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> The promise was memorialized in the October 21, 2013 Y Combinator application, submitted by Vogt with the knowledge and approval of Guillory, that identifies Guillory and Vogt as the founders of Cruise and lists Guillory as a 50% shareholder of Cruise Automation

This is interesting, as the YC Application does require breakdown. ["If you have not formed the company yet, describe the planned equity ownership breakdown among the founders, employees and any other proposed stockholders. (This question is as much for you as us.)"]

Well, according to Sam Altman:

"According to Kyle, Jeremy did not write any code or build any hardware during this exploratory period. He did help find an office for the company. At the point of Jeremy’s departure, neither he nor Kyle had signed employment agreements, stock agreements, or any documents of any sort with the company. Even if Jeremy had signed a stock agreement, he wouldn’t have reached the standard 1-year cliff for founders to vest any equity."[1]


Right, but even without contracts, if there's a document listing that the planned ownership split is 50%, and that they're both listed as cofounders...

It sounds like there's documentation that this was the original agreed upon split. If there's no documentation of some sort of "vesting" or "minimum effort required", I don't see the legal argument for this person to not have this split.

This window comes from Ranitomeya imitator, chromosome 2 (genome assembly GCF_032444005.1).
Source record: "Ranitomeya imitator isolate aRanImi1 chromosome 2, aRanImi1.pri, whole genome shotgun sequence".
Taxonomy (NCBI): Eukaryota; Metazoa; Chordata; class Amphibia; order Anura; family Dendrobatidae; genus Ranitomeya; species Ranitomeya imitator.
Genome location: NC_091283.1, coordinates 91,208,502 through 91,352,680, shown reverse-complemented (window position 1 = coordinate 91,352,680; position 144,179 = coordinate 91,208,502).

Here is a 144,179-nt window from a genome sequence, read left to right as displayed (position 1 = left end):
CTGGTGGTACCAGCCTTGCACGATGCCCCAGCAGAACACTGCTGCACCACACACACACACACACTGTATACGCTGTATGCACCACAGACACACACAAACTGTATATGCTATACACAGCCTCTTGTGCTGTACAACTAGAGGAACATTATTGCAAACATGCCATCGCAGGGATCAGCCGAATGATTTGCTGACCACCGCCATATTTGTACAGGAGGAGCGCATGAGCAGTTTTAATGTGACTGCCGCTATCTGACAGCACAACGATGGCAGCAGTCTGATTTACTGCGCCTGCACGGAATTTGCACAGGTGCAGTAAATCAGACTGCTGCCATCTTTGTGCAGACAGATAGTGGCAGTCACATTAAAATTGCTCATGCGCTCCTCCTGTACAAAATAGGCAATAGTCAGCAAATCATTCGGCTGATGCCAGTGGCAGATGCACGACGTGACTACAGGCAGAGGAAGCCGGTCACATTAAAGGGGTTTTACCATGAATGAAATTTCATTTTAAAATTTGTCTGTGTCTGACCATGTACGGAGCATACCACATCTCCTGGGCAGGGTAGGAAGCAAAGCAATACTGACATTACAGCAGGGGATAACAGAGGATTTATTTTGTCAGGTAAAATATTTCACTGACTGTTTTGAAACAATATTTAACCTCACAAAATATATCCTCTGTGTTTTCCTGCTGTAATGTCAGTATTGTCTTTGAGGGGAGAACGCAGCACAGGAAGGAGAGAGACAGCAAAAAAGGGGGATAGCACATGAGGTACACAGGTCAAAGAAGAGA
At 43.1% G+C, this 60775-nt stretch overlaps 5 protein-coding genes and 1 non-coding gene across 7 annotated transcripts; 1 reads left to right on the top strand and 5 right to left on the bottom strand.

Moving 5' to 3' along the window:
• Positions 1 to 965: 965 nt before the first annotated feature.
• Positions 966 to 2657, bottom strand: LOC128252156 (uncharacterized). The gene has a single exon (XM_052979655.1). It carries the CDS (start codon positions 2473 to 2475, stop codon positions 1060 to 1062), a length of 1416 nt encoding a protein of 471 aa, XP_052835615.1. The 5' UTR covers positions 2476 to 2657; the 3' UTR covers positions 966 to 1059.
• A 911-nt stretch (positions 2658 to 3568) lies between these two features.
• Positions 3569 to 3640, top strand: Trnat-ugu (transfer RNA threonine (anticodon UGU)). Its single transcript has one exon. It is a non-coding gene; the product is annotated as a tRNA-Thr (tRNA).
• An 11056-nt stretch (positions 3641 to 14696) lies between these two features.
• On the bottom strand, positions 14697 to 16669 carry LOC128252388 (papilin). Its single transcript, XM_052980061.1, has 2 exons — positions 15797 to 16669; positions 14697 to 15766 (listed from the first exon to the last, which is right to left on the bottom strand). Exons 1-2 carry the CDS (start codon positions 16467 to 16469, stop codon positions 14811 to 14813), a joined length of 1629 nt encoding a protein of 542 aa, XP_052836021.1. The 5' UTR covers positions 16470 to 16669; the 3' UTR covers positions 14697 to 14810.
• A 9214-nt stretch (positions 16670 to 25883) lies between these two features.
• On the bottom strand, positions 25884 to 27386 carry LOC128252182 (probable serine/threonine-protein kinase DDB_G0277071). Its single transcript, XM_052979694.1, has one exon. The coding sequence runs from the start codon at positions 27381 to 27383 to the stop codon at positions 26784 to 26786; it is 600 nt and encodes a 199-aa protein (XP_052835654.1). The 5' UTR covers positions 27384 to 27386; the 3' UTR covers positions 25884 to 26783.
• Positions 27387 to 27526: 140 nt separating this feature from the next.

Contracts are documentation of agreements, but the agreements themselves are what hold legal strength. The contracts just help when there's a dispute over the facts.

To have a valid contract you need consideration: you can't get 50% for doing nothing, you have to put up something in exchange (money, skill, resources, etc).

edit: (I'm not saying anything as to whether Jeremy did so).

IANAL but it seems plausible they could argue that the 50% was for the original concept and all the work he had done on it up to that point. Or are they really arguing that they threw all that away and started with nothing after he left? I agree with those saying that ideas don't make a company, but startup companies don't suddenly become worth a billion real dollars to GM without ideas. If what GM is buying is largely IP, and that IP is largely based on the departed co-founder's ideas, then his claims seem reasonable to me.

Edit: reading further I guess they are arguing that none of his IP is in what GM is buying. So I guess that will be the real point of contention.